Complex Regional Pain Syndrome (CRPS) is a chronic nerve pain condition that usually affects the arms, legs, hands or feet.
Complex Regional Pain Syndrome can occur after injury or trauma and is believed to be caused by damage to, or malfunction of, the nervous system which occurs after an injury, such as a fracture. Rarely, CRPS can affect other body parts, such as the face.
Symptoms range from mild to severe, and may last months or years. The cause of CRPS is still unknown, but treatment aims to relieve symptoms and restore limb function (movement and activity).
Most people recover fully, but the condition can recur and for a small group of people with Complex Regional Pain Syndrome, symptoms may be severe and persist for years. Complex Regional Pain Syndrome used to be known as reflex sympathetic dystrophy (RSD).
Females are three times more likely to be affected than males. Complex Regional Pain Syndrome affects people in different ways and one person’s response to treatment will be different from another person’s.
Symptoms of complex regional pain syndrome (CRPS)
The symptoms of CRPS may include:
- burning pain in the arm, hand, leg or foot;
- pain that changes in intensity, but often feels much worse than may be expected;
- loss of fine motor control;
- tremors or spasms;
- changes to the skin, hair and nails on the affected limb;
- the affected limb is warmer or colder than the unaffected limb; or
- the affected limb is sweatier or drier than the unaffected limb.
Causes of complex regional pain syndrome
CRPS is a pain disorder that can affect different body systems. We do not understand the cause well. Most health professionals believe that a few different factors working together may trigger the symptoms. The way each of these factors contributes to the onset of CRPS may be different for each person.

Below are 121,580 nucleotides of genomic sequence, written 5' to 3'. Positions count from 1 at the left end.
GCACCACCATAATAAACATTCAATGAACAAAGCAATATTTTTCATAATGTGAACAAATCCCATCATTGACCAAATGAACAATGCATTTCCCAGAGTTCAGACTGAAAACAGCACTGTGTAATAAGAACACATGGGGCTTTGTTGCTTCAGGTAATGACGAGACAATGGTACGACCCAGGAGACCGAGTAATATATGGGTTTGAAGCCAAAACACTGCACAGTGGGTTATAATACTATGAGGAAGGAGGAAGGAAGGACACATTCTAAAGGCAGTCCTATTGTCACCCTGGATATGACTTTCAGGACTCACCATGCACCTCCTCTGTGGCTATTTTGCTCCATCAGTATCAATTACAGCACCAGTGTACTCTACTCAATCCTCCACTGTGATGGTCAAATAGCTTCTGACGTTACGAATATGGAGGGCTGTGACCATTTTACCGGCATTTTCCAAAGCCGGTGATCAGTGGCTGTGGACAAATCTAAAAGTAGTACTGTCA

Treatment of complex regional pain syndrome
There is no simple cure for CRPS. Treatment often involves a number of approaches and aims to restore movement and function of the affected limb.
Options may include:
- Medication – such as pain-relieving medications.
- Physical therapy – Typically, treatment starts with strategies to reduce pain and swelling. This is followed by gentle movement, then muscle-strengthening exercises to improve the functioning of the limb and, finally, exercises to improve the functioning of the person’s whole body.
- Counselling and psychological support – for example, to help the person cope with stress, depression and chronic pain.
- Intervention therapy – such as Dry Needling, Injection Therapy (nerve blocks) and Shockwave Therapy. The most commonly used is a sympathetic ganglion block, which involves the use of a local anaesthetic to stop some of the nerves in the affected limb from working.
- Implant therapy – an operation to place a device such as an electrode or a medication-delivery system is placed into the person’s body. The device helps to manage symptoms, including pain. However, implant therapy is considered a last resort when all other methods of pain management have failed.
At the Foot and Ankle Clinic our highly qualified team of Podiatrists are all members of the Australian Podiatry Association and offer a combined 50 years’ experience.
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